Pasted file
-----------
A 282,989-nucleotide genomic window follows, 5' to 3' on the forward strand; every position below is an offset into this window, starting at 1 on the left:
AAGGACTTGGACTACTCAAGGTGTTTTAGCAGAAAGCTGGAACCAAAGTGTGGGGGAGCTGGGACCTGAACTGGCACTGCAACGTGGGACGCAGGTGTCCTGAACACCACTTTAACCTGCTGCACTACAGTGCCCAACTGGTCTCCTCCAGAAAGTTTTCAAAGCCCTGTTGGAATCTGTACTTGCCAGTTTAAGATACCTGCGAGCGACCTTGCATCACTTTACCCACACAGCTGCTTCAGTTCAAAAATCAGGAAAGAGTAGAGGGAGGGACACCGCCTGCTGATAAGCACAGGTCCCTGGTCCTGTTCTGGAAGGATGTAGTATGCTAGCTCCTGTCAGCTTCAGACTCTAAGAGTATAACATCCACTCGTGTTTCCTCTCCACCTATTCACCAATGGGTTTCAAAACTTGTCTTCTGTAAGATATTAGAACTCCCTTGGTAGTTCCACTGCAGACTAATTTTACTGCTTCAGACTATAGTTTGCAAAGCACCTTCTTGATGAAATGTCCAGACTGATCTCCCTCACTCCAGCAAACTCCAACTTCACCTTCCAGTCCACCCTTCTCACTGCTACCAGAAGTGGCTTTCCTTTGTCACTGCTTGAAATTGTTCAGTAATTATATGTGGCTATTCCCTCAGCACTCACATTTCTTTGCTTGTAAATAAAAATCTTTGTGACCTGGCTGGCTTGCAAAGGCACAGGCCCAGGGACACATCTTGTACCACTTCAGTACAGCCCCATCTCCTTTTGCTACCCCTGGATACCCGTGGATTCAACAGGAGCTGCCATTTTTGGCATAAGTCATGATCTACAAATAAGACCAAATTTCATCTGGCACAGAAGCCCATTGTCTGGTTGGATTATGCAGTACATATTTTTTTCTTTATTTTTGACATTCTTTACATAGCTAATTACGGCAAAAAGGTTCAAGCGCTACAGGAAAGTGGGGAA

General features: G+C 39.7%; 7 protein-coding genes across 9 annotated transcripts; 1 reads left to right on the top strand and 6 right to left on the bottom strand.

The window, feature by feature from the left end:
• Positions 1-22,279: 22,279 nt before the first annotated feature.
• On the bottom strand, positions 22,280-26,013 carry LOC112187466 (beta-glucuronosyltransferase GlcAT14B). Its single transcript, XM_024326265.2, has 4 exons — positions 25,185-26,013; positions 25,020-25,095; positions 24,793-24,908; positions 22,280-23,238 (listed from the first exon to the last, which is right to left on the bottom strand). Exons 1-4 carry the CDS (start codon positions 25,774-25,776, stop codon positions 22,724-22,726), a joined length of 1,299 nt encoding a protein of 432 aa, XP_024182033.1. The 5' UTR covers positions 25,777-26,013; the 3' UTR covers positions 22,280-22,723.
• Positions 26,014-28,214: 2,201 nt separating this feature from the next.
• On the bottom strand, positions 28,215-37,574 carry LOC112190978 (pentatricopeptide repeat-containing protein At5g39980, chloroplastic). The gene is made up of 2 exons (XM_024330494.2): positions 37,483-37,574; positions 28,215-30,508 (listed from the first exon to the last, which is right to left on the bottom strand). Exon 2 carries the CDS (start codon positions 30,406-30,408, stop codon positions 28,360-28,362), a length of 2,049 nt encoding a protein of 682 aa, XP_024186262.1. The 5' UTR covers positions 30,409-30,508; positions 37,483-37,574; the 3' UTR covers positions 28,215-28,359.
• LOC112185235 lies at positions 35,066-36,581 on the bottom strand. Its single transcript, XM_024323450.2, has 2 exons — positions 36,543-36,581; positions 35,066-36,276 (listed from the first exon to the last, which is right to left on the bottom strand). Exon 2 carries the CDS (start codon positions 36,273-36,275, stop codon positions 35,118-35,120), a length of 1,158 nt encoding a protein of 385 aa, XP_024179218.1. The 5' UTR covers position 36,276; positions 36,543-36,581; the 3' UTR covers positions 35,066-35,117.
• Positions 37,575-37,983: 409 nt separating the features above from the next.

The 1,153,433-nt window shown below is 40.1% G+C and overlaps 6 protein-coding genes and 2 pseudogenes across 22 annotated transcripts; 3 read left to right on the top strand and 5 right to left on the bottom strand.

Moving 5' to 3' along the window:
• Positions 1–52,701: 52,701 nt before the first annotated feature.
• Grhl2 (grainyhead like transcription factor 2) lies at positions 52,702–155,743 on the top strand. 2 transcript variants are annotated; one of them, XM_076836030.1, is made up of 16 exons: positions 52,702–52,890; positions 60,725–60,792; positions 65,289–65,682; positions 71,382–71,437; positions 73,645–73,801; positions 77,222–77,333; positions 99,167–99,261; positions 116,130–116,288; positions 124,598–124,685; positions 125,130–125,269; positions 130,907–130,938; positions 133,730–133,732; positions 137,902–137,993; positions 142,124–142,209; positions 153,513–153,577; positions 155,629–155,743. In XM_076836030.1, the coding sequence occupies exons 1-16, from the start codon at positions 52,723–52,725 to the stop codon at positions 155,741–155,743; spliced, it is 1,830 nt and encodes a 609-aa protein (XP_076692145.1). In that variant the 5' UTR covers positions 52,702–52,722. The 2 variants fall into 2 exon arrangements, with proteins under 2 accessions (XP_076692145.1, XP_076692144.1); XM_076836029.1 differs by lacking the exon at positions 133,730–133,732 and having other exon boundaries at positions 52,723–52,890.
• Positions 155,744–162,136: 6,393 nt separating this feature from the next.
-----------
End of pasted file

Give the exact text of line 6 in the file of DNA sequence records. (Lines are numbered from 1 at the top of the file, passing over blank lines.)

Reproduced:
• On the bottom strand, positions 22,280-26,013 carry LOC112187466 (beta-glucuronosyltransferase GlcAT14B). Its single transcript, XM_024326265.2, has 4 exons — positions 25,185-26,013; positions 25,020-25,095; positions 24,793-24,908; positions 22,280-23,238 (listed from the first exon to the last, which is right to left on the bottom strand). Exons 1-4 carry the CDS (start codon positions 25,774-25,776, stop codon positions 22,724-22,726), a joined length of 1,299 nt encoding a protein of 432 aa, XP_024182033.1. The 5' UTR covers positions 25,777-26,013; the 3' UTR covers positions 22,280-22,723.